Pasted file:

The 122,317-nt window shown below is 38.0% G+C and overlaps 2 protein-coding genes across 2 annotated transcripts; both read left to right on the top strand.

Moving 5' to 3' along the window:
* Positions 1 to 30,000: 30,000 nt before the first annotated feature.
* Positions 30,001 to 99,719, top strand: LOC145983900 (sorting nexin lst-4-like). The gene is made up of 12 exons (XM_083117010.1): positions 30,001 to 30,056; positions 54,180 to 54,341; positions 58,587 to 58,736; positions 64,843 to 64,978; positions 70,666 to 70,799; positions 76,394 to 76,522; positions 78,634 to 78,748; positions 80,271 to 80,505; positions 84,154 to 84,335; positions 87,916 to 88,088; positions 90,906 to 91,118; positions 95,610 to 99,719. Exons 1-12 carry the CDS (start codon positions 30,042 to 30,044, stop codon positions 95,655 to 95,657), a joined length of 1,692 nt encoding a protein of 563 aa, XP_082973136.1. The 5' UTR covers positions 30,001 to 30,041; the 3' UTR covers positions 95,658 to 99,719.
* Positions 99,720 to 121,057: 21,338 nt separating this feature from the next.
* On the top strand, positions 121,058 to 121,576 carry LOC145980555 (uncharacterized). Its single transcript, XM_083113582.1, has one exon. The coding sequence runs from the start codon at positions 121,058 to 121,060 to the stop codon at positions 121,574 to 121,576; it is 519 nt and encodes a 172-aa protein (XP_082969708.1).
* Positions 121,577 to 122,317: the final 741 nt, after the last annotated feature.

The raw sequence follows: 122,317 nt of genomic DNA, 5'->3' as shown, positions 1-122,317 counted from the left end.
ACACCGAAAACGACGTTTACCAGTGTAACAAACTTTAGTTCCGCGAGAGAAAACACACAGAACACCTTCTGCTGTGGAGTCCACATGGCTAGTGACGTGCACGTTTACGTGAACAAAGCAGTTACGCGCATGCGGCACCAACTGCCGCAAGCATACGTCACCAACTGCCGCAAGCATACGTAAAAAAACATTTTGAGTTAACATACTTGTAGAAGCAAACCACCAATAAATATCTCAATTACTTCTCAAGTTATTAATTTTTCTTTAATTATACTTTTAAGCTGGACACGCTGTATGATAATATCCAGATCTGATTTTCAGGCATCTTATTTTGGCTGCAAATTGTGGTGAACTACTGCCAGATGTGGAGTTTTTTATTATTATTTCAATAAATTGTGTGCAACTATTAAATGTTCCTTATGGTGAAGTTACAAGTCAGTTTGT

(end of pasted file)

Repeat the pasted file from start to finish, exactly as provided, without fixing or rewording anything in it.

The 122,317-nt window shown below is 38.0% G+C and overlaps 2 protein-coding genes across 2 annotated transcripts; both read left to right on the top strand.

Moving 5' to 3' along the window:
* Positions 1 to 30,000: 30,000 nt before the first annotated feature.
* Positions 30,001 to 99,719, top strand: LOC145983900 (sorting nexin lst-4-like). The gene is made up of 12 exons (XM_083117010.1): positions 30,001 to 30,056; positions 54,180 to 54,341; positions 58,587 to 58,736; positions 64,843 to 64,978; positions 70,666 to 70,799; positions 76,394 to 76,522; positions 78,634 to 78,748; positions 80,271 to 80,505; positions 84,154 to 84,335; positions 87,916 to 88,088; positions 90,906 to 91,118; positions 95,610 to 99,719. Exons 1-12 carry the CDS (start codon positions 30,042 to 30,044, stop codon positions 95,655 to 95,657), a joined length of 1,692 nt encoding a protein of 563 aa, XP_082973136.1. The 5' UTR covers positions 30,001 to 30,041; the 3' UTR covers positions 95,658 to 99,719.
* Positions 99,720 to 121,057: 21,338 nt separating this feature from the next.
* On the top strand, positions 121,058 to 121,576 carry LOC145980555 (uncharacterized). Its single transcript, XM_083113582.1, has one exon. The coding sequence runs from the start codon at positions 121,058 to 121,060 to the stop codon at positions 121,574 to 121,576; it is 519 nt and encodes a 172-aa protein (XP_082969708.1).
* Positions 121,577 to 122,317: the final 741 nt, after the last annotated feature.

The raw sequence follows: 122,317 nt of genomic DNA, 5'->3' as shown, positions 1-122,317 counted from the left end.
ACACCGAAAACGACGTTTACCAGTGTAACAAACTTTAGTTCCGCGAGAGAAAACACACAGAACACCTTCTGCTGTGGAGTCCACATGGCTAGTGACGTGCACGTTTACGTGAACAAAGCAGTTACGCGCATGCGGCACCAACTGCCGCAAGCATACGTCACCAACTGCCGCAAGCATACGTAAAAAAACATTTTGAGTTAACATACTTGTAGAAGCAAACCACCAATAAATATCTCAATTACTTCTCAAGTTATTAATTTTTCTTTAATTATACTTTTAAGCTGGACACGCTGTATGATAATATCCAGATCTGATTTTCAGGCATCTTATTTTGGCTGCAAATTGTGGTGAACTACTGCCAGATGTGGAGTTTTTTATTATTATTTCAATAAATTGTGTGCAACTATTAAATGTTCCTTATGGTGAAGTTACAAGTCAGTTTGT